Tuesday, June 29, 2010

Debunking B-2 Myths and Myth Making

Holding back the horde over at Defense Tech

There's a guy named Byron Skinner that shows up in the threads on Defense Tech that likes to make assertions on Airpower - a topic about which he pretty much knows absolutely nothing. Usually I can stand back and marvel at the innanity without getting involved, and usually somebody else points it out for me. But on this thread he pretty much went off the deep end on a topic and threw in a rather lame pre-emptive attack against "right wing ideologists" who might take umbrage with his 'points'. DT has started really limiting comment space and has made it practically impossible to adequately fisk monumentally erroneous arguments, so I left an excerpt with a reference to this site in case anyone wants to bother to read the whole debunking with references.

Oh...and yes, my contemporaries often wonder why I 'bother'. Sometimes so do I. [;-)

My response to 'Byron' follows:

RE: "SMSgt. Mac. The US did in fact carpet bomb in the 1991 Gulf war and most embarrassing of all Tora Bora was carpet bombed bombed by B-1B's and bin Laden walked out."

You are playing fast and loose with the term 'Carpet Bombing'. Carpet Bombing in modern usage describes attacking a large area, such as a city, in pursuit of total destruction or terror and without an explicit target of military value (like a patch of jungle with unknown inhabitants). It is often used (inaccurately) to describe 'Bomber' Harris’ campaigns including the bombing of Dresden or (just as inaccurately) LeMay’s fire-bombing of Japan in WWII. After Vietnam there have been AREA TARGETS (ex runways/airfields, military installations, army formations in defilade, CAVE COMPLEXES, etc) where sticks of unguided bombs have been laid down, but these areas are comparably small and compact compared to ‘carpet bombing’ a city.

More on the topic of 'Carpet Bombing' here.

RE: “The B-2 even according to the Air Force it had no unique conventional mission and on four of the 21 airframes were modified for the conventional mission, three are left.”

That doesn’t square with the fact that in 1999’s OAF war then-Major Matt Kmon stated that he “had six jets at anytime to execute the flying schedule” and the performance of 5 of the aircraft by tail numbers (1088, 0329, 1071, 0331, 1067) in Operation Allied Force were all explicitly mentioned on just one page in “The B-2 Goes to War” (Rebecca Grant, IRIS, 2001, p. 92).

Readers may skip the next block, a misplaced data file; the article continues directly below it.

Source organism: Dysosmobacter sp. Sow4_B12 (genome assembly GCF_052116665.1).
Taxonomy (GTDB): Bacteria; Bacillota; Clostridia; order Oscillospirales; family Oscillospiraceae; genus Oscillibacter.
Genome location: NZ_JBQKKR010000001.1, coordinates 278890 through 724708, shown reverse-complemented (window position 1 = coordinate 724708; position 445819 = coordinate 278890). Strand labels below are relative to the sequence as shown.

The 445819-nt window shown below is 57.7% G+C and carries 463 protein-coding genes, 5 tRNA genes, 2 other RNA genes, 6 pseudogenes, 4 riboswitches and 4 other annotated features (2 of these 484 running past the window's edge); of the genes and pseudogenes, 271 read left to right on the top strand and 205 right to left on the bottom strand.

RE: “The Air Force has completely withdrawn the B-2 from the conventional role. To correct you SMSgt Mac the B-2 was never designed nor intended for the conventional mission, to preform [sic] the conventional mission four airframes were, at a high cost, modified and a suite of weapons, since the four B-2's modified for the conventional operations never received the electronic package they never dropped the JADAM had to be developed just for those four bombers.”

You. Correct ME on Airpower in general and specifically Long Range Strike? Every one of Byron's fairy tales is demonstrably false. I wouldn’t hold it against anyone if they did not know that the B-2 was the first bomber since the advent of the atomic bomb to be developed from the beginning to have both a conventional and nuclear capability (I’ve heard senior DoD leadership make the same error), but the absolutely ludicrous story accompanying this assertion at this time simply BEGS for a thorough smackdown from an authoritative source.

From the ‘B-2 Stealth Bomber Fact Book’, Rev 3. dated November 1992, citing the B-2 Weapon System Specification dated November 21, 1981 we read:
    • From its inception, the B-2 statement of requirement has included conventional capability.“…provide the capability to conduct missions across the spectrum of conflict, including general nuclear war,…nuclear engagements less than general war, conventional conflict, and peacetime crisis situations.”
We also find in the same document a nice overview up front of the conventional and nuclear armament and carriage capability circa 1992. I've posted photos below if anyone is interested verifying the facts.

RE: ”The conventional role the Air Force envisioned for the B-2 was as a stand off attack weapon that could remain outside air defense missile systems. The problem of course was that the terrorists never bothers to buy any ADM systems.”

The first conventional missile planned for the B-2 was the TSSAM, since superceded by the JASSM. It was an all aspect LO missile capable of striking high value targets deep inside a peer opponent after being launched discretely from within the contested airspace.

RE: “Your #6 statement is so absurd and just plain nonsense that it doesn't even rate a response. Your personal attacks and lack of knowledge of the subject only reflects the desperation or the right wing to make any kind of argument or this issue.”